Humidity and cellos
We explore the foggy world of humidity, explaining how humidity affects cellos and how it can be controlled safely.
2010 was the most severe winter in Europe for thirty years and this spring we received a host of phone calls from cellists who were worried that their cellos had lost their tonal beauty and ease of response. We also spent a lot of time re-gluing seams which had opened during the harsh winter. Most of us are aware of SAD (seasonal affective disorder) and the havoc it can play on our moods but cellos also suffer from seasonal changes. They don’t mind the dark winter days but they hate the dry air in our centrally-heated homes when the temperature outside drops near or below freezing.
The level of moisture or humidity in the air affects the tone and condition of cellos because wood is porous and will – like a very stiff sponge – automatically adapt to the humidity in the air around it. When the level of humidity in the air rises, wood expands as it takes in some of the increased moisture; when the humidity drops, moisture is leached from wood by a process of diffusion, causing it to shrink.
What is Relative Humidity? Relative humidity (expressed as a percentage) indicates the amount of water vapour held in the air at a specific temperature, compared to the maximum amount of water vapour that the air could hold at that temperature before condensing into dew, fog, rain or snow. 40% relative humidity means that the air is holding 40% of what it is capable of holding before reaching the dew point, when the moisture in the air will start to condense.
Fortunately, cellos are designed to adapt to modest changes in humidity because the arched shape of the front and back will rise and fall as the wood expands and contracts. However, even modest changes in relative humidity can have a noticeable effect on the sound of the cello and extreme changes can cause damage. The best humidity for your cello depends on the prevailing humidity level when the cello was last glued together and/or set up. Cellos are generally most comfortable between 40% and 60% relative humidity. 30% is too low for comfort and 20% is hazardous.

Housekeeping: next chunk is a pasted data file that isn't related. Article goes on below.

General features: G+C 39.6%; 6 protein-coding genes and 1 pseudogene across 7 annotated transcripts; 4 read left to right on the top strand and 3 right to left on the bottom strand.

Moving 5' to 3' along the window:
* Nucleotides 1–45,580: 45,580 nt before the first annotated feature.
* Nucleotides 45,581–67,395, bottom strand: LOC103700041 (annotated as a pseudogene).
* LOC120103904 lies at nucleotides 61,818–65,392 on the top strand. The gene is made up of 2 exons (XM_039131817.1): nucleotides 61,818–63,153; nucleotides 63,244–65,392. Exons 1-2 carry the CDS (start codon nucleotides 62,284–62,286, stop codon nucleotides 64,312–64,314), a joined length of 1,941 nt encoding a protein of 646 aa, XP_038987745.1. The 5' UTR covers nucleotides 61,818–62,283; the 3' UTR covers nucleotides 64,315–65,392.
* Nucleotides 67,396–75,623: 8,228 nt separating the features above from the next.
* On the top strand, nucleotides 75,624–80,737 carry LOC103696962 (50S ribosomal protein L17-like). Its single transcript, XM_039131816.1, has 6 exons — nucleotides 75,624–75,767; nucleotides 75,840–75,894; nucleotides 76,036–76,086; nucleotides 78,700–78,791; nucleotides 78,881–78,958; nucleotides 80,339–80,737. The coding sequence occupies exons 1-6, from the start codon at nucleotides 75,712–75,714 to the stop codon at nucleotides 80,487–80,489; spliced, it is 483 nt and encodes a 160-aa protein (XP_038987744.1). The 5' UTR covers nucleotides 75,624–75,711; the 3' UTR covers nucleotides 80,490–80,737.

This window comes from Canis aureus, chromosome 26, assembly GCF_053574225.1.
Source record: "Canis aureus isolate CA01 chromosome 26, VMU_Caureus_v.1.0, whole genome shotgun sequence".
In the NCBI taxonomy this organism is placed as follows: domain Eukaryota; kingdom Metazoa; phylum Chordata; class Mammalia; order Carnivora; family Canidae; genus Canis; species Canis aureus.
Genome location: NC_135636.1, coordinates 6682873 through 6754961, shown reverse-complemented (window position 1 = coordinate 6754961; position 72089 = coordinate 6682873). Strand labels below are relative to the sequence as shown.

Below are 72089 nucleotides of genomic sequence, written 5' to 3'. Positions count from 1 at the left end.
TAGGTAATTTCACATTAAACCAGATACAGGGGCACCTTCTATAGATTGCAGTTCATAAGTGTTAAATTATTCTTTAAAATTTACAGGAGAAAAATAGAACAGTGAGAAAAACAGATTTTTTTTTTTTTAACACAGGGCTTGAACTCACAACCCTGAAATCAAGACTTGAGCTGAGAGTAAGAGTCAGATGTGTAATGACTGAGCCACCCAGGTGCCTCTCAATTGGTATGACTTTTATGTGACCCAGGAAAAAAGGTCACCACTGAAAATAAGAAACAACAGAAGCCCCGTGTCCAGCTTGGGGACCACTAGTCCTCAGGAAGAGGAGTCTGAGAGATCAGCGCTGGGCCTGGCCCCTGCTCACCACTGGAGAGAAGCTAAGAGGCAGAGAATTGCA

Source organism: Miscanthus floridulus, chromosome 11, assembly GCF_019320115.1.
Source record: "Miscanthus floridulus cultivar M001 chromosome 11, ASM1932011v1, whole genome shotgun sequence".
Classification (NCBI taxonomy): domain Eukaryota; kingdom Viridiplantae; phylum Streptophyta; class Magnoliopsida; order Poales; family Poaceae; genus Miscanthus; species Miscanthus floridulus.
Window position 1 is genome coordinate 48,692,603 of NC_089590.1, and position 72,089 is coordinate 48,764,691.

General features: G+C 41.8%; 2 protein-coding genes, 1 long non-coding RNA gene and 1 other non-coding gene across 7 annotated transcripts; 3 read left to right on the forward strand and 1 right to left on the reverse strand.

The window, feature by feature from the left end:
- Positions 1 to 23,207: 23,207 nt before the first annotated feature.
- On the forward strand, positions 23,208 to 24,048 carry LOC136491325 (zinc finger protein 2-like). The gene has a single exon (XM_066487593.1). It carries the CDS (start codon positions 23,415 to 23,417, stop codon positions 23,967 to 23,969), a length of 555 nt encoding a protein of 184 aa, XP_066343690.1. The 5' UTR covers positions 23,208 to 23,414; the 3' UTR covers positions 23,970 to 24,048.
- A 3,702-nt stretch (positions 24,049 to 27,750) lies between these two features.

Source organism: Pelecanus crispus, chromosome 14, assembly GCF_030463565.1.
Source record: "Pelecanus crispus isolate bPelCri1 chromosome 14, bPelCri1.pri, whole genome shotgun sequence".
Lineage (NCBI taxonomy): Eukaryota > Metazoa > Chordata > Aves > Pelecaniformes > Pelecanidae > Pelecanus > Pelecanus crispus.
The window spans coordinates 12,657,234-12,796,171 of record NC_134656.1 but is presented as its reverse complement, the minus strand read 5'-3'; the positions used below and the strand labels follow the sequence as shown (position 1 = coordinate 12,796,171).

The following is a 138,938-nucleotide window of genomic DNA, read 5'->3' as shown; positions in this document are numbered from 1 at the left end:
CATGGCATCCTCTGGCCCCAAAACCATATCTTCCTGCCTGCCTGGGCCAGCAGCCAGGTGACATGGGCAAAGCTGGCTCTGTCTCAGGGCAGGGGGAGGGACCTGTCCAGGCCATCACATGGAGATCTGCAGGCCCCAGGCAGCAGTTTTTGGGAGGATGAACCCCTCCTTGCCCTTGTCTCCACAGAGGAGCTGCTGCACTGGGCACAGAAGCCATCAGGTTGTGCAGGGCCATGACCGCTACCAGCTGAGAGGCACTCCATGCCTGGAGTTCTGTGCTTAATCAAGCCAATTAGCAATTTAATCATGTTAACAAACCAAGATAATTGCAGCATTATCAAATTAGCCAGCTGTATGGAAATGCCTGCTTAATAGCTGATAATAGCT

In dry conditions (below 40% relative humidity) the arching of the front and back will shrink down onto both ends of the sound post, which can make the response of the cello dry, harsh and excessively resistant. If the wood contracts further, stresses from the changes of shape will tend to build up near the top and bottom of the instrument because the arching is fairly flat in these areas and therefore cannot change shape. If these stresses increase gradually, the animal glue attaching the front and back to the ribs will release at the points of tension. The tone of the cello will suffer due to the newly-opened seams, but no damage will have been done to the plates. However, if a sudden and extreme reduction in humidity occurs and the seams do not come unglued, cracks may form in the front or back. Another common symptom of low humidity is a reduction in string heights; differential rates of shrinkage in the neck root cause the neck angle to change, encouraging the bottom of the fingerboard to rise up closer to the strings. (see table below showing common symptoms of low and high humidity in cellos)
In conditions of high humidity (over 60% relative humidity) the cello may lose resistance and projection as the plates slacken and the sound post becomes too loose. The neck root will expand on the varnished side, thus making string clearances higher than usual.
Air temperature has a big impact on relative humidity. For example, if the relative humidity of the air outside in winter is 40% and the outside temperature is 8°C, as soon as the air moves into a heated house and is warmed to 20°C, the relative humidity of the air will drop to a dangerously low 18%. For this reason, the most hazardous time of year for cellos is during the winter months when central heating drives down the relative humidity of air which is already lessened by the cold conditions outside. Relative humidity in the USA plummets as low as 10-15% in heated homes and even in the UK, a centrally heated home on a freezing January day set to 20°C could drive the indoor environment down to a dangerously low relative humidity.
The best way to monitor humidity levels is to use a battery powered digital hygrometer in the room or case where you keep your cello. Hygrometers are not expensive and they are small and portable. If the humidity in your room is too low you can use a room humidifier but a far cheaper, simpler solution is to keep your cello in its case whenever you are not playing it and to use a case humidifier to keep the humidity at a suitable level. It is also sensible to use a digital hygrometer in your case so that you can check the environment around your cello and be reminded when you need to moisten your case humidifier. Built-in circular (non-battery powered) case hygrometers are notoriously inaccurate but some modern digital case hygrometers are very reliable.